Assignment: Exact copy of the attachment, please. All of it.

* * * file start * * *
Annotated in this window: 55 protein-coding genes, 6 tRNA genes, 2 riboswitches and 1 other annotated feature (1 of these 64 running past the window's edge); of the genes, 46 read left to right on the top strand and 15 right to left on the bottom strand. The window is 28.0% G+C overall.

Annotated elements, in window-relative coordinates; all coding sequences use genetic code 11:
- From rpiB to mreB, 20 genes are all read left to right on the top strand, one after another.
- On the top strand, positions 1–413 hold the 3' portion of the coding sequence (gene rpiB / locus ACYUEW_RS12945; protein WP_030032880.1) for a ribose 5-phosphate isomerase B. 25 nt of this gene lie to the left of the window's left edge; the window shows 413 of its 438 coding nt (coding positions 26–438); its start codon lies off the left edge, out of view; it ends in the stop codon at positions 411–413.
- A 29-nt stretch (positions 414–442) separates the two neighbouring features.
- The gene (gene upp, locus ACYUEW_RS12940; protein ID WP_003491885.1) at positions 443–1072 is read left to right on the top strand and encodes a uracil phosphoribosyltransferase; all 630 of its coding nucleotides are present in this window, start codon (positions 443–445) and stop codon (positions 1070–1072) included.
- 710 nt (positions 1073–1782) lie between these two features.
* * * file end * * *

Annotated in this window: 55 protein-coding genes, 6 tRNA genes, 2 riboswitches and 1 other annotated feature (1 of these 64 running past the window's edge); of the genes, 46 read left to right on the top strand and 15 right to left on the bottom strand. The window is 28.0% G+C overall.

Annotated elements, in window-relative coordinates; all coding sequences use genetic code 11:
- From rpiB to mreB, 20 genes are all read left to right on the top strand, one after another.
- On the top strand, positions 1–413 hold the 3' portion of the coding sequence (gene rpiB / locus ACYUEW_RS12945; protein WP_030032880.1) for a ribose 5-phosphate isomerase B. 25 nt of this gene lie to the left of the window's left edge; the window shows 413 of its 438 coding nt (coding positions 26–438); its start codon lies off the left edge, out of view; it ends in the stop codon at positions 411–413.
- A 29-nt stretch (positions 414–442) separates the two neighbouring features.
- The gene (gene upp, locus ACYUEW_RS12940; protein ID WP_003491885.1) at positions 443–1072 is read left to right on the top strand and encodes a uracil phosphoribosyltransferase; all 630 of its coding nucleotides are present in this window, start codon (positions 443–445) and stop codon (positions 1070–1072) included.
- 710 nt (positions 1073–1782) lie between these two features.